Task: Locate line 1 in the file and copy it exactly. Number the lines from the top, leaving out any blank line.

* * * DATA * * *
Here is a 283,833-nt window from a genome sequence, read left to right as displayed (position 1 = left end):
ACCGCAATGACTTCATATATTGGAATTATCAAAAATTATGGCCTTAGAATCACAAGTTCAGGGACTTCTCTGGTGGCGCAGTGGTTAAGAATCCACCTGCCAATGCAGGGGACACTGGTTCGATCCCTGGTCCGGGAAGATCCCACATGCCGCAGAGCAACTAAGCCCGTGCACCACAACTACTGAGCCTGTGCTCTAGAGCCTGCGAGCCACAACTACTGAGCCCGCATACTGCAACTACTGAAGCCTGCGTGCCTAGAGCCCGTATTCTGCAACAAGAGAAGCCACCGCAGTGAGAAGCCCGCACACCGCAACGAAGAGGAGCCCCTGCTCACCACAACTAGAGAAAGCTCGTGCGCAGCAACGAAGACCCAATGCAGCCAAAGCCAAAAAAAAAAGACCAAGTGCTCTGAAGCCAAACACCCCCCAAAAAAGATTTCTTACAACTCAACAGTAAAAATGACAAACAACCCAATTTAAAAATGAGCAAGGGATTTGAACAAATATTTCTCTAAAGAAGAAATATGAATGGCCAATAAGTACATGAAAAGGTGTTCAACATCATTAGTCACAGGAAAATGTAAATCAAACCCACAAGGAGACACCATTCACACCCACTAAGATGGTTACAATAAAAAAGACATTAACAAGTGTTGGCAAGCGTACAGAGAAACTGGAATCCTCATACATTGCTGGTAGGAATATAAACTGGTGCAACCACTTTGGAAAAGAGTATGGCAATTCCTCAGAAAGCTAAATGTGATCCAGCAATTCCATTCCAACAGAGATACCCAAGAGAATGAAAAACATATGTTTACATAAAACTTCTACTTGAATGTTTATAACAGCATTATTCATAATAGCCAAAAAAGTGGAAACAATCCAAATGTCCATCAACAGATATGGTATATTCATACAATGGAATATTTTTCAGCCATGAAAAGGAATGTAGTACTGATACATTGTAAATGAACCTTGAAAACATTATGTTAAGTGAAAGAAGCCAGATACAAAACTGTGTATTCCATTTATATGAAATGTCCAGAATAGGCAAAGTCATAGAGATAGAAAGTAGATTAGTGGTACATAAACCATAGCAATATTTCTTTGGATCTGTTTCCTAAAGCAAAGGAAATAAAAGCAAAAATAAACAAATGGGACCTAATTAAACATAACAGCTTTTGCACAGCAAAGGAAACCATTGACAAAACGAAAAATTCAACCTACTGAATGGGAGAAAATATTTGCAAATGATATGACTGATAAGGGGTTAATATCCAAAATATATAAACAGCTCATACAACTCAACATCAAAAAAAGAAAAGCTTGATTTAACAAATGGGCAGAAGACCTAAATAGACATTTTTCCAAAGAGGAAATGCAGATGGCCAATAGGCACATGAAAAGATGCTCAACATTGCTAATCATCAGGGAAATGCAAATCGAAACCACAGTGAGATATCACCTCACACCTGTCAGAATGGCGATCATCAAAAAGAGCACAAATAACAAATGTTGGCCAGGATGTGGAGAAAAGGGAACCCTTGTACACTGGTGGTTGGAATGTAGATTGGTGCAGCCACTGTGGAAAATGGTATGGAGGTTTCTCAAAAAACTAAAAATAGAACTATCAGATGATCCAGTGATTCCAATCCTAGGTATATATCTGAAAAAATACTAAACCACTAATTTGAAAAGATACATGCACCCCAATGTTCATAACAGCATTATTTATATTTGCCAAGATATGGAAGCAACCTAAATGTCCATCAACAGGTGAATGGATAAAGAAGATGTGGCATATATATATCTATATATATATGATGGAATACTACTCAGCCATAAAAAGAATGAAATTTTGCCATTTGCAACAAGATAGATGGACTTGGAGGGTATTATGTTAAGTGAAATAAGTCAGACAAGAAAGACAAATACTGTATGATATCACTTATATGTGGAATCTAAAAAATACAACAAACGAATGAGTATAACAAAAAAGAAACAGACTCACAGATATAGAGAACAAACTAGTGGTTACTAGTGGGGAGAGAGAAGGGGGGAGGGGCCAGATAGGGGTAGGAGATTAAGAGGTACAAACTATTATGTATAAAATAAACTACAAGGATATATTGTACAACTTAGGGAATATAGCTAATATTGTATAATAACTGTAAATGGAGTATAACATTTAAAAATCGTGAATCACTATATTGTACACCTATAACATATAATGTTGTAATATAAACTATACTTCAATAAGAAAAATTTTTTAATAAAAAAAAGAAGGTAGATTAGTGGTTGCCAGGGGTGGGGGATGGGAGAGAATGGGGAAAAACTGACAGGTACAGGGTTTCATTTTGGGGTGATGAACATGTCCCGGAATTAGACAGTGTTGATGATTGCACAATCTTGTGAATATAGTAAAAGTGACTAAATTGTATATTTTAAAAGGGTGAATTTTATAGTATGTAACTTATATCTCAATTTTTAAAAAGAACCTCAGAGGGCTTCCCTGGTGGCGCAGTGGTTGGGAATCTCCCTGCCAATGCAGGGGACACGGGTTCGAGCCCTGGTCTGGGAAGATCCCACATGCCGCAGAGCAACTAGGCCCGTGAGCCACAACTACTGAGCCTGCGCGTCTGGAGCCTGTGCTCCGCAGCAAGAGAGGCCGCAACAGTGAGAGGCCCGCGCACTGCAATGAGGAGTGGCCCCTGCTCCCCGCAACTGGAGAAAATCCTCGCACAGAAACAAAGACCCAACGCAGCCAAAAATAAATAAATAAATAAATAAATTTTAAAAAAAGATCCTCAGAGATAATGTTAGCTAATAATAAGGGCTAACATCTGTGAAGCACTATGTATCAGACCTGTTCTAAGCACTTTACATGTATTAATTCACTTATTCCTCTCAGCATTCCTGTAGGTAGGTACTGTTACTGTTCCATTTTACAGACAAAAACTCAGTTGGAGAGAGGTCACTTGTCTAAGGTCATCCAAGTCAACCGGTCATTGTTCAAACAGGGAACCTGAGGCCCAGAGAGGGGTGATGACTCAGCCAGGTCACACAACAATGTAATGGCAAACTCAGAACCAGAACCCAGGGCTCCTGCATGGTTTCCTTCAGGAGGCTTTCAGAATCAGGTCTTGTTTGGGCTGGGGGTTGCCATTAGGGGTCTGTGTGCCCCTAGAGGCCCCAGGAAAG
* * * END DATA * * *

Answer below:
Here is a 283,833-nt window from a genome sequence, read left to right as displayed (position 1 = left end):